Archive for the ‘Detroit Pistons’ Category

It’s a good thing the Detroit Pistons ended up winning this game. Otherwise, a premature Gatorade bath is so gauche. Refreshing, but gauche.

This right here is my personal funniest moment in the history of All-Star Weekend. You can keep Chris Andersen’s botched dunk contest attempts, the Michael Jordan’s wide-open missed dunk and the time Darrell Armstrong shot a layup in the dunk contest. I’ll take Jerry Stackhouse, in the midst of his best season, confidently throwing down a 360 immediately after Vince Carter’s legendary 360. Whoops.

Could there be worst timing for anything? This would be like releasing “Dick Tracy” the weekend after “The Godfather” came out or Lil Wayne following up his biggest record, “Tha Carter III,” with an album full of terrible rock songs. Literally any other dunk would be better than another 360, especially when the past three minutes have seen a hundred replays of Vince’s dunk followed by Cheryl Miller talking to Vince about what it’s like to add to the pantheon of dunk contest dunks.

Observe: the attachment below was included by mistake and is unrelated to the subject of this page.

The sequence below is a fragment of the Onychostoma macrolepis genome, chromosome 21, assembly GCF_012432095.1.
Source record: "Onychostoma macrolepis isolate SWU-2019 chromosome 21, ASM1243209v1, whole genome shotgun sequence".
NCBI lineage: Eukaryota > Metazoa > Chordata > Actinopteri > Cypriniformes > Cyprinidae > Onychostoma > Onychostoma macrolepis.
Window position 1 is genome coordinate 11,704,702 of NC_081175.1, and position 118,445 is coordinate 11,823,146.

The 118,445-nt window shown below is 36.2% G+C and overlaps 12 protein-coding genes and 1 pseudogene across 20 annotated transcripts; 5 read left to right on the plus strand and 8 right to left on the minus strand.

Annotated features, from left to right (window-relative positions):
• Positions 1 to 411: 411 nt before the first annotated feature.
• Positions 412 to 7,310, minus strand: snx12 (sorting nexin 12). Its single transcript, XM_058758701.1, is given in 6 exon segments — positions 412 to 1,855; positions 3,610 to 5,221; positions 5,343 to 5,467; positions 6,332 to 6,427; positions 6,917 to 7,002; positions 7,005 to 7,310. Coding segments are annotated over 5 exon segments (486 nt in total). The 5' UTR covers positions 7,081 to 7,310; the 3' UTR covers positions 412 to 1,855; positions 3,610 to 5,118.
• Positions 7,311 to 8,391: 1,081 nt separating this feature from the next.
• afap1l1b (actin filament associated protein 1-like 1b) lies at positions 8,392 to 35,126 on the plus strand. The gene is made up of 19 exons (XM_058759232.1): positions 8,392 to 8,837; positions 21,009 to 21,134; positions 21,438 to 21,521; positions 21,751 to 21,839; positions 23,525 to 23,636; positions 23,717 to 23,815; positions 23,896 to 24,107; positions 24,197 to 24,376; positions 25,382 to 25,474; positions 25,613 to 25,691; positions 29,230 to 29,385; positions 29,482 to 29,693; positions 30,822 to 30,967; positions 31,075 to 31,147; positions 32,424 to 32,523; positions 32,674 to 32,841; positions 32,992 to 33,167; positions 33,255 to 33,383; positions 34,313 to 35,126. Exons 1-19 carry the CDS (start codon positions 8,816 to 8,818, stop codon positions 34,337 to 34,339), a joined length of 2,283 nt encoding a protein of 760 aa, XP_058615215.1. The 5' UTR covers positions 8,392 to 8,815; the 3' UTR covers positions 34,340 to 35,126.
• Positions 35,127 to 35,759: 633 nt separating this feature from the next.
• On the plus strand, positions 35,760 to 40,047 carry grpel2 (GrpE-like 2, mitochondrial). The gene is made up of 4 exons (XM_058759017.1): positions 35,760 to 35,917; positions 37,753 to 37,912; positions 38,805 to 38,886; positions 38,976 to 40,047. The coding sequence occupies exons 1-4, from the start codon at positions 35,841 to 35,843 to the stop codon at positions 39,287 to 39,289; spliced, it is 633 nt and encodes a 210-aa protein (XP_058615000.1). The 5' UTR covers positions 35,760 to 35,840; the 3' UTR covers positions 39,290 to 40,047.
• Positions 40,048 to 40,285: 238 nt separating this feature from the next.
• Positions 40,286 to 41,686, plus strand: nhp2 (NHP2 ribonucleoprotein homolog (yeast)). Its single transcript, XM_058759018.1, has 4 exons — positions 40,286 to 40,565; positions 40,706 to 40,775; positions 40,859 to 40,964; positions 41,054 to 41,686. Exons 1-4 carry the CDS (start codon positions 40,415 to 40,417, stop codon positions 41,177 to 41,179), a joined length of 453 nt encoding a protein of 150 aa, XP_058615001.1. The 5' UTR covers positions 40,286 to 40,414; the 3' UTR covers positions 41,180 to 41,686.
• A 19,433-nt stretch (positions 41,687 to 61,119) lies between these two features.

The best part, however, is Jerry’s strut after throwing down his jam. He grabs the ball and walks towards the scoring table confidently, surely thinking to himself, “I nailed it. Nice one, Jer-Bear.” Meanwhile, unbeknownst to him, he’s getting killed by the TNT guys and seeing the honorary title of next best UNC shooting guard be given to Vince Carter. Michael Keaton’s face at the 12-second mark says it all, but Jerry’s face when he gets a 41 — seemingly shocked that a two-handed 360 wouldn’t be an obvious 50 — is a really nice postscript.